Car sensors scares

Brought the car to service early in the morning. Sensors in the brakes were indicating the end of life of brake pads, and probably rotors since it’s 2nd brake pad change. So, I was preparing myself mentally and emotionally for the invoice.

Instead, I got a video from the garage explaining disc thickness and brake pad are within specs. The issue is the sensor that measures brake pad wear, it failed. So, no invoice for brakes parts and sensor replacement will be covered by warranty.

I’m pleasantly surprised they did not try to use the car warning message as a justification to order parts. It’s a cliché, but there’s honest people in Switzerland.

2 Likes

Your sensor needs a sensor to sense when it is faulty.

I hope that makes sense.

4 Likes

haha no

I was pleasantly surprised people not following blindly what the computer says. That was the path of less resistance and it leads to higher revenue. But…integrity or honesty got in the way of this. Not all garages are awful :slight_smile:

2 Likes

Wow, that’s amazing. Please do share the garage, these guys deserve all the good publicity!

It’s BMW Häusermann in Aarau. Car is still under warranty, so still go to dealership.

Playing Devil’s advocate here - garages usually provide an itemised bill showing which parts were replaced (and labour costs).
Are you suggesting that a less scrupulous garage would have replaced the sensor but not included it in the bill, providing it free of charge but charging for parts which didn’t need replacing or would they have charged for the replacement sensor and all the brake parts?

If the latter, it would certainly cause me to question the bill.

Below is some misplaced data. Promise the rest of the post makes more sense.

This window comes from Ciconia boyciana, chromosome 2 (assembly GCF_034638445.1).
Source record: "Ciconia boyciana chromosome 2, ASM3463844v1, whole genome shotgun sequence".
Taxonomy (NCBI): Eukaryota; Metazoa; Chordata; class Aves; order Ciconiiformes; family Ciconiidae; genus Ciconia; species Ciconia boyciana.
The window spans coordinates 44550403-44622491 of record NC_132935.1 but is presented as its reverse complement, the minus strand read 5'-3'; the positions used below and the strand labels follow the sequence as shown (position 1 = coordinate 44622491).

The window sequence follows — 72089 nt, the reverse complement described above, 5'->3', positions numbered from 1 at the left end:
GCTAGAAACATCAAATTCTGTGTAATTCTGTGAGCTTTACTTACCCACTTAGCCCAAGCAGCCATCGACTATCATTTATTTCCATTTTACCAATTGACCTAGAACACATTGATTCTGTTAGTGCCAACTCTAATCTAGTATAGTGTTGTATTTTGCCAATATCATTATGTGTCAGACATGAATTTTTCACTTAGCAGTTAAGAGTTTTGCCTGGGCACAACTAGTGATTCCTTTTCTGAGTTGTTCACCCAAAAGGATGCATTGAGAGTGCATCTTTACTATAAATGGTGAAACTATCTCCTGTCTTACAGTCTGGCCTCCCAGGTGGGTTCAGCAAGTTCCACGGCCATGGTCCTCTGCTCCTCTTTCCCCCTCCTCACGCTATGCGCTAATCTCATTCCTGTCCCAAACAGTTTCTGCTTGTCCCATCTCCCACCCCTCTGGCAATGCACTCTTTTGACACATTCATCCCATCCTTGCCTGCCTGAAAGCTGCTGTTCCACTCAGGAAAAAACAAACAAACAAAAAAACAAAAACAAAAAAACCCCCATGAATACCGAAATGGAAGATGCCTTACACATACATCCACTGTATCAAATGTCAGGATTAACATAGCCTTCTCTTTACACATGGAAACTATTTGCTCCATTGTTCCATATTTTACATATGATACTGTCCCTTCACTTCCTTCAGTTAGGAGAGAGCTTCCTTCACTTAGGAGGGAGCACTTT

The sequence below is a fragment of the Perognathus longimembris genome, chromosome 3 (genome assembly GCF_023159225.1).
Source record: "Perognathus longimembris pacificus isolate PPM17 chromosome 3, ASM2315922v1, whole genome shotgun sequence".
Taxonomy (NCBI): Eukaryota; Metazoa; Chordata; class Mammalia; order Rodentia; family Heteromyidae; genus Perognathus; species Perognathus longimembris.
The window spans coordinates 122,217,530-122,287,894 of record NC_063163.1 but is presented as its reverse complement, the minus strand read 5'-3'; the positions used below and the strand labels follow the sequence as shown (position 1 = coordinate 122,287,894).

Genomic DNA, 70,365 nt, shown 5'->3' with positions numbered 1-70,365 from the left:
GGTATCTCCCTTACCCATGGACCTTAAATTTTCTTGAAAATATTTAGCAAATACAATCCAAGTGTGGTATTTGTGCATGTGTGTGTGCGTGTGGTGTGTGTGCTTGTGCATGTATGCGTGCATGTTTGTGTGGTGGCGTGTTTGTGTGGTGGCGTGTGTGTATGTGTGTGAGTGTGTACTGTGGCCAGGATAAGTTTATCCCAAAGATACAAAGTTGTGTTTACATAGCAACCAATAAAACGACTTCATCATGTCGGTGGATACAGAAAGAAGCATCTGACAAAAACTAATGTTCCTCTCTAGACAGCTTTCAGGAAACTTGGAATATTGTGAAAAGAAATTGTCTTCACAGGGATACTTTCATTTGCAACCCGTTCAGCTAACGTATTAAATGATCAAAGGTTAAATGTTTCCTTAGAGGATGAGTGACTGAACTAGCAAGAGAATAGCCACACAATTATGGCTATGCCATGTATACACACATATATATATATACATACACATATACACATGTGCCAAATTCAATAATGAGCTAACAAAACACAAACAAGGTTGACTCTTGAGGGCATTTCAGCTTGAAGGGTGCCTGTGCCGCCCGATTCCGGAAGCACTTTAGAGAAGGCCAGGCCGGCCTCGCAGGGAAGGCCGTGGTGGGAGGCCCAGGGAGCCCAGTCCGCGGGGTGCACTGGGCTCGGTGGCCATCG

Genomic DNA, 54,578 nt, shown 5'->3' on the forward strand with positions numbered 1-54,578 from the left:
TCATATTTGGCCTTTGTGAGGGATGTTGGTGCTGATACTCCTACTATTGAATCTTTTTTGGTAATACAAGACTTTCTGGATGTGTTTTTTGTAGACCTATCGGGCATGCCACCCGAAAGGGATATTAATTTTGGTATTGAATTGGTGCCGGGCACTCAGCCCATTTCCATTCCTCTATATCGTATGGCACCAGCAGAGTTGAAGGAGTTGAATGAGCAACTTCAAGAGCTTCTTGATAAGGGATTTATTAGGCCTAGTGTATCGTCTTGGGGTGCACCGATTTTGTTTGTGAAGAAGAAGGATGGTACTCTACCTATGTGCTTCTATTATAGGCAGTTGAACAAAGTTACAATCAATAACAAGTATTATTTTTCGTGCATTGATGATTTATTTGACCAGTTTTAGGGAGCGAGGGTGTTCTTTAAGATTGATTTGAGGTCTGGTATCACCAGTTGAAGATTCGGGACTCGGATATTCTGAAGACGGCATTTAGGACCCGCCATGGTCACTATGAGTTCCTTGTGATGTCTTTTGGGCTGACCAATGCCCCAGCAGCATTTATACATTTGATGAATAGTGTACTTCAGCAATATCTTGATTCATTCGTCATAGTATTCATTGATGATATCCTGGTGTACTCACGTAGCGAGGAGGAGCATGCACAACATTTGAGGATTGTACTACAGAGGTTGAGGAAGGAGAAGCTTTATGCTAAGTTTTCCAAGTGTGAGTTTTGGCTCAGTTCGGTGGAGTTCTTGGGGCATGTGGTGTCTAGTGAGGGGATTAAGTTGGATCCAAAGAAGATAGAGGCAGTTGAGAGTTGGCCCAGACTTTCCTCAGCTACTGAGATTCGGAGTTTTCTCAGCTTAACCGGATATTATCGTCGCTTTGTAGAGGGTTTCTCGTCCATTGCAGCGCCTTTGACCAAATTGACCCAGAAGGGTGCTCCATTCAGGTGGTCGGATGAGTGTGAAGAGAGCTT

It’s not only about honesty. Some people with lack of critical thinking just obey the computer. So, it’s part part knowledge and experience to be able to find the truth, part professional integrity to make the right call, and part honesty to tell the truth to the customer. People with lack of these features, would have taken the path of less resistance, changed the pads and rotors and carry on with their lives without worrying too much or even having the intention to be unscrupulous. Bad faith is not necessary, minor omission may be enough to take this path.

I usually apply the trust, but verify approach. I saw the message the maintenance require message coming up in the screen since a few weeks ago and scheduled an appointment. have no idea about the specs of this car or tools to measure. All I found online is that break rotors may last between 50k and 130k km. Very clear boundaries haha. Let’s wait for what the garage says. So, on one hand, I was ready to pay. On the other hand, washed the car yesterday, put my finger on the break disks and thought…this lip is not thaaaaat deep. In case the brake rotor change was suggested, I was thinking about getting a 2nd opinion from a neighbor that specializes in BMW. Thus, I was considering both options. I’m thankful there was no need to have to rely on my very poor German to deal with disagreements with the garage on the work to do. And it’s not about the bill, disagreements happen during diagnostic. If you see an issue with the bill, it’s already too late.

1 Like

I don’t wish to dampen your praise but this is a major dealership who I doubt would do something like that. Firstly there would need to be a tacit agreement between management and the workshop that they should drive up the work for greater commissions. Secondly any reputation damage could cause them to lose their franchise with BMW.

I had a major dispute with Zbinden in Olten over negligence and refusal to fix a problem they had created. After endless wrangling I contacted BMW and they immediately ruled in my favour, instructing Zbinden to fix the issue (I was put in cc on that email).

So basically BMW does seem to care and their dealers are kept in line.

1 Like

These days, the dealers basically serve at the leisure of the manufacturer.

There’s no place anymore for shenanigans like overbilling the customer.

They have some wiggle room, but not too much.